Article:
Approval addiction

No one has to believe this. And some, it’s all they believe.

What do you think when you hear “approval addiction”?

Does it mean anything to you?

Should it?

Are you a victim of it?

Are you unknowingly fueling another person’s future addiction to approval?

It is not something anyone consciously decides to do.

Becoming aware of the phenomenon a decade ago at a Montessori school presentation, i set out to .parent .differently

Fast forward from 2009 to last night.

Texted a question to our son, “Do u have 1 min for a call”.


i felt compelled to tell him how proud i am of who he has become and where he is in life.

He rarely heard me say “how proud I am of you.”

There is a belief that constant approval (“I’m proud of you for ____.”) can have children and teens seek approval.

Reminded him that i (and my wife) never wanted him to become another victim.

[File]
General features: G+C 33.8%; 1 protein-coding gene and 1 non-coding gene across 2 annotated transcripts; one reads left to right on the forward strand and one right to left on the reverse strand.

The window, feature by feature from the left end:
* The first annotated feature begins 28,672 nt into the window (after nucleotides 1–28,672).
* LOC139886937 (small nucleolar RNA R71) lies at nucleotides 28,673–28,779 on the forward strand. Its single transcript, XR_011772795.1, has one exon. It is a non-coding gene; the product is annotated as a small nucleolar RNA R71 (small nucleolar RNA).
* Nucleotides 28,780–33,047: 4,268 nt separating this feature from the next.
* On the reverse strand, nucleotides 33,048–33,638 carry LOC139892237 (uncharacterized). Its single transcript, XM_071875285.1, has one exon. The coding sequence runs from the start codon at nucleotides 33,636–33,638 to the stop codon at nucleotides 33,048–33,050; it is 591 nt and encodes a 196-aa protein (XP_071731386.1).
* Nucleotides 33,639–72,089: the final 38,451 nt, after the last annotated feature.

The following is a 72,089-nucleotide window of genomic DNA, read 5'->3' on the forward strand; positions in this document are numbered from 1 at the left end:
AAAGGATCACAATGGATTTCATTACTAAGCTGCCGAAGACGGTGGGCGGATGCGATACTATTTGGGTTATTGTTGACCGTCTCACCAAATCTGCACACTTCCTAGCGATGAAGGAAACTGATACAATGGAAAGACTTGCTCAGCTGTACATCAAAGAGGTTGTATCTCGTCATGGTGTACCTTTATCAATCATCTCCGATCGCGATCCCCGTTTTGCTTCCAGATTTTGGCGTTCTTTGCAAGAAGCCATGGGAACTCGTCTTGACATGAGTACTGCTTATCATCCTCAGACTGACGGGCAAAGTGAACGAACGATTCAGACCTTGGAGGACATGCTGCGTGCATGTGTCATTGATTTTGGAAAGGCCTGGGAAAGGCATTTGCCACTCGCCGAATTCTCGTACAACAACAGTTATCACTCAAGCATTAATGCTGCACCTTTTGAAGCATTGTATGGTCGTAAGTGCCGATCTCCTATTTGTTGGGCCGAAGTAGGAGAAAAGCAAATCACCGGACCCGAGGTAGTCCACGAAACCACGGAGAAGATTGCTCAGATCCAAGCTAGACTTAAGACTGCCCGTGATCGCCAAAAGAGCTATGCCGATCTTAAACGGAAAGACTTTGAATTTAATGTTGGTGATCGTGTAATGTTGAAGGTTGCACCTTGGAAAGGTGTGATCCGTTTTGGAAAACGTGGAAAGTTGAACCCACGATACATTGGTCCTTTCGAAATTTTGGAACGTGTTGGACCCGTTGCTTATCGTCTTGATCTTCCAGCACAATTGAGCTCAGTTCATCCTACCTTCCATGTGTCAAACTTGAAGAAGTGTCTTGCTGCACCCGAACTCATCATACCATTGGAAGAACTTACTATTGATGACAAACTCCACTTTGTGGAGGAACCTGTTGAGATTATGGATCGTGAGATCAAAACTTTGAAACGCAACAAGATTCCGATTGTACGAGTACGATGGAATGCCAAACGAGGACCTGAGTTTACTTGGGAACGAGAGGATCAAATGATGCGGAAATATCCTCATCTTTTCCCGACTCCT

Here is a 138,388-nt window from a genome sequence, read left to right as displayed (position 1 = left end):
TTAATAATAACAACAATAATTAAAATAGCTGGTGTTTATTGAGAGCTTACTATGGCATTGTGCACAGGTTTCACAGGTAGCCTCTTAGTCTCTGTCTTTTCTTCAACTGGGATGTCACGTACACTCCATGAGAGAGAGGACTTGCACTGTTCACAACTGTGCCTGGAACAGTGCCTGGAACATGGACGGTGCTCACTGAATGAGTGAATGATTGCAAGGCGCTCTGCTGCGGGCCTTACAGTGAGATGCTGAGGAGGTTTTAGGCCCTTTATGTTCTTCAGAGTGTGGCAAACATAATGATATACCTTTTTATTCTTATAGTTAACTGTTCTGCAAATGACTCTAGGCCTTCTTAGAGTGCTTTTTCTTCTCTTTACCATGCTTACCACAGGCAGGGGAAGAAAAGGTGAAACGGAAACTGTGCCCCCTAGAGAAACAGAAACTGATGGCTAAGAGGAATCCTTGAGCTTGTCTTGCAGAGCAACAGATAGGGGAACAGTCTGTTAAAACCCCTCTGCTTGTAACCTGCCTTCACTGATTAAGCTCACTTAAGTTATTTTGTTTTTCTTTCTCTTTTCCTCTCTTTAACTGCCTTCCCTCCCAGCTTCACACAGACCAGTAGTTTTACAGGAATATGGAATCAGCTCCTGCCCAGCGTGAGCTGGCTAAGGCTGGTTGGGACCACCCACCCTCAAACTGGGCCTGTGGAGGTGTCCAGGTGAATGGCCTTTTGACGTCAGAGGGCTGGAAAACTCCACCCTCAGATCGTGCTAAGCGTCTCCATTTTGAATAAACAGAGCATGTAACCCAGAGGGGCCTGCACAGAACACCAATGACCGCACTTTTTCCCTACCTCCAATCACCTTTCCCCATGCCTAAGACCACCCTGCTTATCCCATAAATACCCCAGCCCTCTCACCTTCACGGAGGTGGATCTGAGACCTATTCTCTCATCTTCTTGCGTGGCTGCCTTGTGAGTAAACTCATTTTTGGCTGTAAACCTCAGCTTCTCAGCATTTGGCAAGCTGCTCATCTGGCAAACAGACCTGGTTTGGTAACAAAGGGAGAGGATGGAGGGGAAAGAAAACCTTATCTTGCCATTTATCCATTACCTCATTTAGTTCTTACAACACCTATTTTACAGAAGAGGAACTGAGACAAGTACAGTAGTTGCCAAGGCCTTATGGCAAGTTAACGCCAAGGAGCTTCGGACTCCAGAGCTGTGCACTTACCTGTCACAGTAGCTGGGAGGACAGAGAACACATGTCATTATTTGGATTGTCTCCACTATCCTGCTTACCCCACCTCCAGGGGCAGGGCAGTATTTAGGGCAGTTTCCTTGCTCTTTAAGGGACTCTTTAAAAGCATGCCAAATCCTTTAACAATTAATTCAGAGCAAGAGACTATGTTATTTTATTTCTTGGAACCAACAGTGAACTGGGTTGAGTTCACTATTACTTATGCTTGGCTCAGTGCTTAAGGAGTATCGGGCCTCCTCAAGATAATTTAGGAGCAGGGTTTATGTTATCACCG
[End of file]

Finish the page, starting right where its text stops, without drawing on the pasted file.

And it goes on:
We focused (and continue to focus) on traits, behaviors, and values. We are always impressed with his growth with personal responsibility.

We could probably use a 0ne-minute conversation with ourselves as well.

“Hey jeff, i am proud of who you’ve become and where you are in life.”


“Hey jeff, you have taken some incredible risks in the past decade and we can see your passion, persistence, and determination paying off with a freedom to do what you want when you want. Your ability to help others think differently is putting a positive dent in our Universe.”

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By jeff noel

Retired Disney Institute Keynote Speaker and Prolific Blogger. Five daily, differently-themed personal blogs (about life's 5 big choices) on five interconnected sites.